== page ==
Yet like the virus’ impact, the psychological impact of reopening will be disproportionate. It is bound to deepen the already-stark divide in the country between the haves and the have-nots — those who can choose when they’d like to return to normal life and those who have been deemed essential to keep working.
“The haves have a choice and the have-nots do not have a choice,” Dr. Priscilla Dass-Brailsford, an associate professor of psychology at Georgetown University School of Medicine, told ABC News.
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Dass-Brailsford said the majority of Americans will experience some form of anxiety, fear or paranoia as they step back out into the world.
“I wonder whether this person has COVID-19,” she said some will think as they interact with more people.
“You’re gonna hit the elevator buttons with your elbows… Some of us, I think, will continue to wear face masks” even after the pandemic is over, she added.
But Dass-Brailsford said those who will experience the greatest psychological toll are the ones who have been in the thick of the crisis.
It will be “the FedEx worker who has to deliver something, the mail carrier who has to come to your door, the people who work in the supermarkets who have to be there in order to stock the shelves, the nurses, the frontline workers,” Dass-Brailsford said. “They have to turn up every day.”
She said that these essential workers have not had the privilege to stay inside, and instead, have had to constantly put themselves in harm’s way.
Dass-Brailsford said that while her job is by no means “luxurious,” she thinks it’s a luxury that she can do her work from home — especially during a time of crisis.
“Some people don’t have a choice about going back to work. They have to, because they need the money,” she said.
Nearly half of the population has been deemed essential workers, according to the nonprofit United Way. The Department of Homeland Security deemed 16 sectors as essential, including communications, emergency services, financial services, food and agriculture, government facilities and healthcare.
While it is hard to estimate the mental toll this will take, and what that exact toll will be, the trauma experts ABC News spoke to believe it will be widespread.
“It’s a unique phenomena by itself… We don’t have a good way really to capture and quantify the threat and capture its scope, which makes people extremely anxious,” Dr. Yuval Neria, a professor of medical psychology at Columbia University Medical Center, told ABC News.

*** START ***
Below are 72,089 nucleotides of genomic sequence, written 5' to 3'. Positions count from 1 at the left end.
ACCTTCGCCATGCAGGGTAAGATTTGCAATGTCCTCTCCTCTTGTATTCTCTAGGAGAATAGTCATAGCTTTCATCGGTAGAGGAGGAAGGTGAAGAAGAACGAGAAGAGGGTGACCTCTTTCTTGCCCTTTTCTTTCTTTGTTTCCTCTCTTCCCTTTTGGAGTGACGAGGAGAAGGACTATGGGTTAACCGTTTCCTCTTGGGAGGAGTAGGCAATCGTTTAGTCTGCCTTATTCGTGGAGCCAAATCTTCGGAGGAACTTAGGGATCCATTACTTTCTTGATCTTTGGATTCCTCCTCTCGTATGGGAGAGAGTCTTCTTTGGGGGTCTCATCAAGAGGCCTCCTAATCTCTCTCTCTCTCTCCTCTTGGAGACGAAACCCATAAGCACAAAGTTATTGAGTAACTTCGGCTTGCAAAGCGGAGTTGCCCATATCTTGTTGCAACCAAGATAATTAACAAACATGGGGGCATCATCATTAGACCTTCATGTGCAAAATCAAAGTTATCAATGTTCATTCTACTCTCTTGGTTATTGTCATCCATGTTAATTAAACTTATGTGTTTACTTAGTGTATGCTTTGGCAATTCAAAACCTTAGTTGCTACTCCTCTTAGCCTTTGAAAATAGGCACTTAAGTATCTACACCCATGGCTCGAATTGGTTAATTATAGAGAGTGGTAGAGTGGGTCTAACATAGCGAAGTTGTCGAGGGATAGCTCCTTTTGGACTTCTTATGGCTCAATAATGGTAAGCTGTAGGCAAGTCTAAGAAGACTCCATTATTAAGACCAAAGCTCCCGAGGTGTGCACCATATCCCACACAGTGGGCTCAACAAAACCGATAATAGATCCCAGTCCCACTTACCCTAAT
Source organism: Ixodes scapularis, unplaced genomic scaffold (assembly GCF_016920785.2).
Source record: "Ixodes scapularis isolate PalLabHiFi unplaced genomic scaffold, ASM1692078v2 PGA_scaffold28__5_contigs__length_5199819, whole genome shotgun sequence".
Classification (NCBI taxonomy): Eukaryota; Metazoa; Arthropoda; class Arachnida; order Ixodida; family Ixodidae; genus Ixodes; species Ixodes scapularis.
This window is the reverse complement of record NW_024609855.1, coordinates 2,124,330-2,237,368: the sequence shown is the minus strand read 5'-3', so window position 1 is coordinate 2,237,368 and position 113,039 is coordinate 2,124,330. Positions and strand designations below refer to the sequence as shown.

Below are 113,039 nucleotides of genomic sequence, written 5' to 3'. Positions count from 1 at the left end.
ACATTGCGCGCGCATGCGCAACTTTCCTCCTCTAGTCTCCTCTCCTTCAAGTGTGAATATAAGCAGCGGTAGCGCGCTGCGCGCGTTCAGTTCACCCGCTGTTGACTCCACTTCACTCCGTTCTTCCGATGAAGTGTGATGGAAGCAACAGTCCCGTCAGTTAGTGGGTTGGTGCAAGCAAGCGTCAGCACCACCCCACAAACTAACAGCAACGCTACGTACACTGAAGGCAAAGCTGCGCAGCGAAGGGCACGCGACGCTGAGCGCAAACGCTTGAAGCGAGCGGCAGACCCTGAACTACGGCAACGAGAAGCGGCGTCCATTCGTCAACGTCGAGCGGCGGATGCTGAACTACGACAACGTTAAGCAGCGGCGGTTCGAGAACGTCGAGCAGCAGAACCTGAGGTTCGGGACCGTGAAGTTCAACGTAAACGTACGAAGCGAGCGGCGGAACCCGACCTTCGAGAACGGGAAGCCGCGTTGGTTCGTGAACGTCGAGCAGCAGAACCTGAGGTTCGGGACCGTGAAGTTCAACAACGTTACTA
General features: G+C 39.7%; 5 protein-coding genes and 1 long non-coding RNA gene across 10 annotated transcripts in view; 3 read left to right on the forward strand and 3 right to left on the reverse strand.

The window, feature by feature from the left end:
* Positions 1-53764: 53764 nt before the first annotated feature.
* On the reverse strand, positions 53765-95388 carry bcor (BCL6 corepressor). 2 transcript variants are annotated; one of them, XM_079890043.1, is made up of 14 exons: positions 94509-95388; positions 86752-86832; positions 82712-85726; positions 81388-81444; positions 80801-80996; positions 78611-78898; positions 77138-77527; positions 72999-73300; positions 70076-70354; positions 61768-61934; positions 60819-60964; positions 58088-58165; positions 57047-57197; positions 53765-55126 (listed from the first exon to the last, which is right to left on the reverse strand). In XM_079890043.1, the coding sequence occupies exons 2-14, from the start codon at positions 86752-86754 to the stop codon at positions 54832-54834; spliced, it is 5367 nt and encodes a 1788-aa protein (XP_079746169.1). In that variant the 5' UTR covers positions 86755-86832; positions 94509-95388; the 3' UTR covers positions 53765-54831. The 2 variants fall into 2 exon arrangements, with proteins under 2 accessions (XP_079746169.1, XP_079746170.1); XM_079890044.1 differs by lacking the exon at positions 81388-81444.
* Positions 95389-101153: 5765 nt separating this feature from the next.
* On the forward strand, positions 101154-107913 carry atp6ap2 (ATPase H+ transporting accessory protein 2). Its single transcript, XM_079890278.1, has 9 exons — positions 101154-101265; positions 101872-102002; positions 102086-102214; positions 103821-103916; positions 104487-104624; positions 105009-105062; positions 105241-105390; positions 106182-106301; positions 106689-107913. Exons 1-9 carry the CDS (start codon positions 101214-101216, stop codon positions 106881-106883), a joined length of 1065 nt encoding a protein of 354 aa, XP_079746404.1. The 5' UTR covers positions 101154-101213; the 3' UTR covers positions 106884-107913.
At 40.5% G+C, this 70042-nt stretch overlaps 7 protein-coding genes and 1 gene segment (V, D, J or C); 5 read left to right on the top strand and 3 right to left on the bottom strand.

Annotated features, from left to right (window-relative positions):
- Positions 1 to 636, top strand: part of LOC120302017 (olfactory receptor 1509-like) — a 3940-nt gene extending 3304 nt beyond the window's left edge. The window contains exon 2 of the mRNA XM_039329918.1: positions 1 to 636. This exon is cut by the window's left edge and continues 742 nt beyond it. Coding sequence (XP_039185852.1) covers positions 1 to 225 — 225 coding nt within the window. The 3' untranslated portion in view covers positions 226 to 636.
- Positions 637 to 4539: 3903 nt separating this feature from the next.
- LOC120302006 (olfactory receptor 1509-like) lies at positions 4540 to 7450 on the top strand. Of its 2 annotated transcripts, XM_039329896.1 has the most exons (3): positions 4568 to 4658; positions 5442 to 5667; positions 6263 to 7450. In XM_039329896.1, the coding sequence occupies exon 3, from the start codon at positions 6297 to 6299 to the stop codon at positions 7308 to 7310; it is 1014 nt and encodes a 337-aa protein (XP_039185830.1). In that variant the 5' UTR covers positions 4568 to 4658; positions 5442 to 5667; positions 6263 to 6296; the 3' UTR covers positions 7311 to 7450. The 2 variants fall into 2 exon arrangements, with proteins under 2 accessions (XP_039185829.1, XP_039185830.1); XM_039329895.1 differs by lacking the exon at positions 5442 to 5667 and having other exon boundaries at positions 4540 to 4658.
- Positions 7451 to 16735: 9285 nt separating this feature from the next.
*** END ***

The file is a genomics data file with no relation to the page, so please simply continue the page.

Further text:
For healthcare workers, Neria said the trauma has already begun.
“Nurses, doctors, first responders, people are really struggling with post-traumatic reactions already,” he said. “It’s unfortunate, but it’s part of this new reality and we need to prepare to address the mental health needs — which I don’t think we are there as a society.”
The severe impact on healthcare workers’ mental health was felt after police confirmed a New York City emergency room doctor who treated patients infected with COVID-19 died by suicide on April 26.
Dr. Lorna Breen was the medical director of the emergency department at NewYork-Presbyterian/Allen Hospital.
“Frontline healthcare professionals and first responders are not immune to the mental or physical effects of the current pandemic,” Charlottesville Police Chief RaShall Brackney said in a statement.
“Personal protective equipment (PPE) can reduce the likelihood of being infected,” Brackney said, “but what they cannot protect heroes like Dr. Lorna Breen or our first responders against is the emotional and mental devastation caused by this disease.”
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For those who have the option to choose when to re-enter society, Neria believes many will engage in avoidant behavior. He said avoidance is a key symptom of PTSD.
“I expect many people to be avoidant and try to stay at home,” Neria said.
Dass-Brailsford echoed Neria’s notion that health disparities are not something the U.S. pays much attention to.
“We’ve done a lot of talking about it, but we haven’t fully tended to it,” she said.
It is also hard to compare the trauma people may feel now, to any prior event. Though, if one did want to compare, Dass-Brailsford said, there does exist a pattern of people wanting to return to normal after a traumatic happening.
“You wish you could turn the clock back and things could just be the same thing,” she said.
With the coronavirus outbreak, these anxieties are heightened, because the finish line still looks blurry.
“If it’s a car accident or a terrorist bombing, you know how many people died,” she said. “With this pandemic, this one in particular, we do not have an endpoint.”
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